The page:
Cricket on the Antarctic


Geoff Somers, who is leading a five-man team in the Antarctic, celebrated Christmas in the best possible way: by playing cricket.

THE five members of the Polar expedition team planning to recreate Captain Robert Scott’s 1912 epic trek to the South Pole spent Christmas Day at their Antarctic base camp playing cricket.

Back in London

I’m back in London. Normal blogging will resume shortly. If anyone from a big computer firm reading this would like to sponsor me with a laptop, to aid my blogging, please get in touch.

Well, it was worth asking…

Kerry Packer has died

Kerry Packer, the most influential member of the Packer dynasty, has died aged 68. Packer’s father, Frank, established the country’s first TV station. He leaves the business, and a lot of money, to his son James.

Packer founded the World Series in 1977, which caused a right ol’ ruckus.

Australia v South Africa, 2nd Test, Melbourne, 2nd day

South Africa took the honours on the first day with a committed and pretty slick performance. Can they maintain it though for the remaining days? Chat away!

Quote of the week

It’s nice[1] when bloggers provide me with a Quote of the Week:

There is nothing like a Boxing Day spent dozing off your Christmas supper in front of a television showing live cricket. Its even better when the cricket involves two teams full of mouthy idiots who like nothing better than to wind each other up. Anybody who followed the dig-filled build-up to the second test in Australia would have loved watching the onfield action involving Andre Nel, Graeme Smith and Shane Warne.

Marvellous.

[1] Note to self: stop using that useless word nice.

Nel rocks wobbly Australia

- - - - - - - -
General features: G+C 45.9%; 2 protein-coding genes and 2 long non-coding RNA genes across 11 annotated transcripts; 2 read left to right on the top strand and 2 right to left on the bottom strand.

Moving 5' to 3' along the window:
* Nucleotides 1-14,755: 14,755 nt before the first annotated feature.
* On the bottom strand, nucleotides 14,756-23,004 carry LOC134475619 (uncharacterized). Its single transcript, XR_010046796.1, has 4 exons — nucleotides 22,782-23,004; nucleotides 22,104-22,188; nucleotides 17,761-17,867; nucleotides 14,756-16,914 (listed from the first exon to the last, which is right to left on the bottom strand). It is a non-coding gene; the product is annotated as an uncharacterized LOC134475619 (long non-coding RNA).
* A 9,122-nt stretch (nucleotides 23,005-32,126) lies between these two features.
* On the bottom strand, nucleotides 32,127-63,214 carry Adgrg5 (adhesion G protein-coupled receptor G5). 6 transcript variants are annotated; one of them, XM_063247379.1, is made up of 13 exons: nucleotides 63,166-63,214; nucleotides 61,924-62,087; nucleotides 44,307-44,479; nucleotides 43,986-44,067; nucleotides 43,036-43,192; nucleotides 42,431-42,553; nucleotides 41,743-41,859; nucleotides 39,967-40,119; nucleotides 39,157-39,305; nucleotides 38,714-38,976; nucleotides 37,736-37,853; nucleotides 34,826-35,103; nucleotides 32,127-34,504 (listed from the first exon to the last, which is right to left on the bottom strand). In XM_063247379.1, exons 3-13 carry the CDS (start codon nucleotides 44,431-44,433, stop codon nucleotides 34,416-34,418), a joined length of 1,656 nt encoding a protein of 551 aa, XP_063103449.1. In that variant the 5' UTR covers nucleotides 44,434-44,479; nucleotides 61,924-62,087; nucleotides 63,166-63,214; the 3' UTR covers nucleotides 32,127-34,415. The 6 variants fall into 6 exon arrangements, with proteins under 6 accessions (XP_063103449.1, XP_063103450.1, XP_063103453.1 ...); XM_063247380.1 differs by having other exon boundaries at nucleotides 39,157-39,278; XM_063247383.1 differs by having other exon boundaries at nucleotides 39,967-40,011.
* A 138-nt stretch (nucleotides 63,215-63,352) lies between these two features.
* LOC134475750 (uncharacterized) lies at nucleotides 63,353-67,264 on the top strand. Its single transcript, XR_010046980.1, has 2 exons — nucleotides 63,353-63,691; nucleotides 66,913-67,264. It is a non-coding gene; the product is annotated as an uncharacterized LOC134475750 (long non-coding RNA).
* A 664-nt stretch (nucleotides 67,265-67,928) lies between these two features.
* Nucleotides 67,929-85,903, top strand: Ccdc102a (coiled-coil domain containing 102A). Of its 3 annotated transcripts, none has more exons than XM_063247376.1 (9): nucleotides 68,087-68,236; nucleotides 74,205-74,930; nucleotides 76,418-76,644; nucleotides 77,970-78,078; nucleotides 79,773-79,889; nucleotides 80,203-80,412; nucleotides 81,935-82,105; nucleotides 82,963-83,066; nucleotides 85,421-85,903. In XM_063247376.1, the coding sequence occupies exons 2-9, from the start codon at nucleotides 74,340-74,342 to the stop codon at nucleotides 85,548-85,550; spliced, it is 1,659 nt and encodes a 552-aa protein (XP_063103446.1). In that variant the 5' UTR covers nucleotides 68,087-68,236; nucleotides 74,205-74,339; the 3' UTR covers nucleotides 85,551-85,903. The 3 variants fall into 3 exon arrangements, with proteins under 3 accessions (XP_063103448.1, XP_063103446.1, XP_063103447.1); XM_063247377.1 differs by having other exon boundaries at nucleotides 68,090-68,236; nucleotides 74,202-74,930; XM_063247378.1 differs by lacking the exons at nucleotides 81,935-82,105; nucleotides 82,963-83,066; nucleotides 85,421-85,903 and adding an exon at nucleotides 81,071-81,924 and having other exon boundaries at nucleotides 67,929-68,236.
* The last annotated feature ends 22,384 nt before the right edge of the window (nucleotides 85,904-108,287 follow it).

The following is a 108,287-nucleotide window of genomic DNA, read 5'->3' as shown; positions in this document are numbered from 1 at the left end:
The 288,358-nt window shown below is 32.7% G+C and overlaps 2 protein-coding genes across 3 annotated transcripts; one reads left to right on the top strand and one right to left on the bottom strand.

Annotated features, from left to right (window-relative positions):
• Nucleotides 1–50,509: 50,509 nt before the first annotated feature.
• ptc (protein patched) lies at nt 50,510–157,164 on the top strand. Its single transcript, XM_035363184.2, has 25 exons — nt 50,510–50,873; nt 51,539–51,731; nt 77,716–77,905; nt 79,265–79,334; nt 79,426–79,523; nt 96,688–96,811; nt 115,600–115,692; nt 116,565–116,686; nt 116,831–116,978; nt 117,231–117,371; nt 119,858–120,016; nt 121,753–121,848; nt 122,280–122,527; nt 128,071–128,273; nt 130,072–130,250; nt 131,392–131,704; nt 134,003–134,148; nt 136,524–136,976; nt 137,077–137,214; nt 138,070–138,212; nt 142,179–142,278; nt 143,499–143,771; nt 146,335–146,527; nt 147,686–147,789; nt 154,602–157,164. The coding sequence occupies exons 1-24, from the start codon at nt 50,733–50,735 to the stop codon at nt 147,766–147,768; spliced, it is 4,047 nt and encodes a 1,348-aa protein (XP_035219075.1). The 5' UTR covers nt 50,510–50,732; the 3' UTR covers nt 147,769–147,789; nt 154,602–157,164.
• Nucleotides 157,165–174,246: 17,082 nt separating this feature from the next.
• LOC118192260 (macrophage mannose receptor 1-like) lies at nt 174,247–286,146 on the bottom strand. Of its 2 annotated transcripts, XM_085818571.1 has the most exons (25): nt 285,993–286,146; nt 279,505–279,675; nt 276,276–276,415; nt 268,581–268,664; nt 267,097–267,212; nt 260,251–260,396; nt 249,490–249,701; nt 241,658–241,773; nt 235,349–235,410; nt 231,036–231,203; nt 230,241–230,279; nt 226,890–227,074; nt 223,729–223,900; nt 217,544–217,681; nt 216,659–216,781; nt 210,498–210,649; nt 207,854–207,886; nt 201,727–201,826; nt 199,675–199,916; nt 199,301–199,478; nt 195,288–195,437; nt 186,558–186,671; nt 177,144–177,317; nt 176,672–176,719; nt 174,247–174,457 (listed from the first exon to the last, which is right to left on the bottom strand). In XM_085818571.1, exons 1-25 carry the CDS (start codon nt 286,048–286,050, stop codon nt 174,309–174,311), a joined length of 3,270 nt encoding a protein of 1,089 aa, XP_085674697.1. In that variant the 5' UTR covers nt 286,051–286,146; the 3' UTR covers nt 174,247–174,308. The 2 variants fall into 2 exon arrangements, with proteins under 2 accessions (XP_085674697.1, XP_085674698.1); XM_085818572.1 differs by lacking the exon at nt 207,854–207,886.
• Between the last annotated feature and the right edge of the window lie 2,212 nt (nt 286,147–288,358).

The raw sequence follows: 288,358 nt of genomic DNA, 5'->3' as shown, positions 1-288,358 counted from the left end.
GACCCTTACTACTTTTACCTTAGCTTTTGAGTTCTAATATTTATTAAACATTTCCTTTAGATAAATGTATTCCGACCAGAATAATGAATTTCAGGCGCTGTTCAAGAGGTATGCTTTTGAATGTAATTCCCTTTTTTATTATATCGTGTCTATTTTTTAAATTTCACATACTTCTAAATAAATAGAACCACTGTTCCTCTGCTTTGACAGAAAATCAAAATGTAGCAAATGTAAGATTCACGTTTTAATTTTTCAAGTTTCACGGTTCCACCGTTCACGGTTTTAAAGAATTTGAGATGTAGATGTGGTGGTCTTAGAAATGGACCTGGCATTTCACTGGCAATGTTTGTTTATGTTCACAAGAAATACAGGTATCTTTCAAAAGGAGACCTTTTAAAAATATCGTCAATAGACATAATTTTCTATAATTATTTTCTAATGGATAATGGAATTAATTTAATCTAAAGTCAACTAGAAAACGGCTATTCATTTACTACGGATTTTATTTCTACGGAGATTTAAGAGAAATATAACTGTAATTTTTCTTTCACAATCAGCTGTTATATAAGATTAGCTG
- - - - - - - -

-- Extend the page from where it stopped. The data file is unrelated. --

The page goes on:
Andre Nel bowled very cleverly today, I thought; persistently aggressive, and within his own limitations, he was the wrecker-in-chief, ending with figures of 4 for 58. It was a pretty good toss to lose for Smith, and a damn fine day’s work for SA who left Australia stumbling at 8 for 239 at stumps.

Also: the origin of Boxing Day. So the story goes, it was when the gents and rich people collected all the odds and sods they didn’t want (or need…), “boxed” them up and gave them to their servants. Not sure how true this is, but it’s a nice story nonetheless! I wonder if the peasants got lots of socks and oranges and other bitterly disappointing “Oh Christ, not another [xyz]” gifts.

Australia v South Africa, 2nd Test, Melbourne, 1st day

Ah, the Boxing Day Test. Is there a better way to end Christmas for the cricket nut? After an invariably drunken Christmas Eve; a relentlessly gluttonous Christmas Day, Boxing Day is the dry, quiet come-down. The turkey demolished, the presents unwrapped – the complementary walk (I know we’re not the only ones who insist upon it. Perhaps it’s guilt, stemming from our ever bulging stomachs), and the more fastidious members of the family have been tidying up the sitting room as though their lives depend on it. It’s a day of reflection, of sobriety – and of cricket. Apart from the first Test of an English summer, it’s my favourite of the year. And it starts very soon (I’m writing this on the 23rd. See, fans? See the dedication, and honour my commitment!).

What did you get for Christmas?

A Century of Cricket Jokes (Joke Books S.)

Predictable, but fun. What did you get for Christmas? I don’t tend to get a lot of cricket stuff these days – but did get A Century of Cricket Jokes which is a lot of laughs. I’ll stick some up here when I get back to London.

India, this is Nike

India have secured the sponsorship of Nike for the next five years. That’s a significant development. It’s no surprise that India have managed to attract such a global marketing icon such as Nike, but it bodes well for the game. The BBC have more on this. To my knowledge, it’s the first time Nike have sponsored an entire team; Shane Warne was one of their minions a few years ago (maybe he still is). Maybe Ganguly will welcome Nike’s obsession in putting air in their trainers…

Christmas limericks

We haven’t had a limerick for a while – what better time to do one than now! See the rules/tips here. Your starter for ten is the following: It’s Christmas two-thousand-and-five.

Try the 2006 limerick